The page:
Over indulging with food can cause many problems for us from affecting our sleep, our weight and our organs. Even overindulging once in awhile will have short term negative effects on our body. Sometimes it’s a holiday, a special occasion, or sometimes we overindulge due to stress. When we overindulge, once in awhile, there are things we can do to help.
When Are You Really Full?
Apparently it takes about twenty minutes for the brain to send a signal to the stomach to let you know that you’re full. Overeating occurs when you continue to eat beyond the point of fullness. According to an article at Harvard Health, a full stomach is only part of what causes someone to feel satisfied after a meal. The brain has to receive a series of signals from digestive hormones secreted by the gastrointestinal tract. The stomach has stretch receptors and these are activated as it fills with food or water. They signal the brain directly through the vagus nerve that connects gut and brain stem. Hormonal signals are released as partially digested food enters the small intestine.
What happens to your body when you overeat?
Overeating causes the stomach to expand beyond its normal size to adjust to the large amount of food. The expanded stomach pushes against other organs, creating an uncomfortable feeling. This discomfort can take the form of feeling tired, sluggish drowsiness and even clothing becomes tight.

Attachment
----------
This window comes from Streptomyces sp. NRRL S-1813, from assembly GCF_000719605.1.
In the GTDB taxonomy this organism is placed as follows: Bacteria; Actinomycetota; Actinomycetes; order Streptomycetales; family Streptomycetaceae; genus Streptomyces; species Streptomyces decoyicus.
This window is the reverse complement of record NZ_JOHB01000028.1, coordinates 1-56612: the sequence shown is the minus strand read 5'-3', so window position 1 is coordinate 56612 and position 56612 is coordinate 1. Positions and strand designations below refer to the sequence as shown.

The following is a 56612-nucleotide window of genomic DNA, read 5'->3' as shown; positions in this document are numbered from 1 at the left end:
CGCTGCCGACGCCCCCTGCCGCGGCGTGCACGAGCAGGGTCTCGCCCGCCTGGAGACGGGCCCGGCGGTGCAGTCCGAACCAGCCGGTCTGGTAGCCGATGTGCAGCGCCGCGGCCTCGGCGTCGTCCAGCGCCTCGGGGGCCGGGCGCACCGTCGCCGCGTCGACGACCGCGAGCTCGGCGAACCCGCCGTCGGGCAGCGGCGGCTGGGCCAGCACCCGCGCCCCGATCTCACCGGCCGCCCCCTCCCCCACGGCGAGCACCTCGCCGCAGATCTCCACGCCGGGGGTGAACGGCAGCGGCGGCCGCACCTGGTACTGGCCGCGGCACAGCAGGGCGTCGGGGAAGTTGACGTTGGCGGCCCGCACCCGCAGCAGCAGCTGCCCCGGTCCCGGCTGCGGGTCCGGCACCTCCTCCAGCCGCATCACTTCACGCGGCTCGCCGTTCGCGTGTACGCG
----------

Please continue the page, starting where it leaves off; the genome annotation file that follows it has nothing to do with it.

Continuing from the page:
Eating too much food requires the organs to work harder. They secrete extra hormones and enzymes to help break the food down. For example, in the stomach, hydrochloric acid helps to break down food. When too much food is in the stomach, this acid can back up into the esophagus resulting in heartburn. (One or two teaspoons of baking soda in a glass of water will quickly help get rid of heartburn.) The stomach may also produce gas, leaving you feeling terrible for hours.
Overeating, especially unhealthy foods, can take its toll on the digestive system. Digestive enzymes are only available in limited quantity, so the larger the amount of food consumed, the longer it takes to digest. If a person overeats frequently, over time, this slowed digestive process means the extra pounds are going to start packing on.
Your quality of sleep may be impacted when you overindulge, especially if the food, (more so processed foods and sugar), is consumed within two to three hours before sleeping. Also, our circadian clock, which controls our sleep cycles, causes sleep and hunger hormone levels to rise and fall throughout the day. Overeating can upset this rhythm, making it difficult to get quality sleep at night.
Digestive bitters are herbs that support digestive function by stimulating bitter receptors on the tongue, stomach, gallbladder and pancreas. Their primary effect is to promote digestive juices such as stomach acid, bile and enzymes to breakdown food and assist in the absorption of nutrients.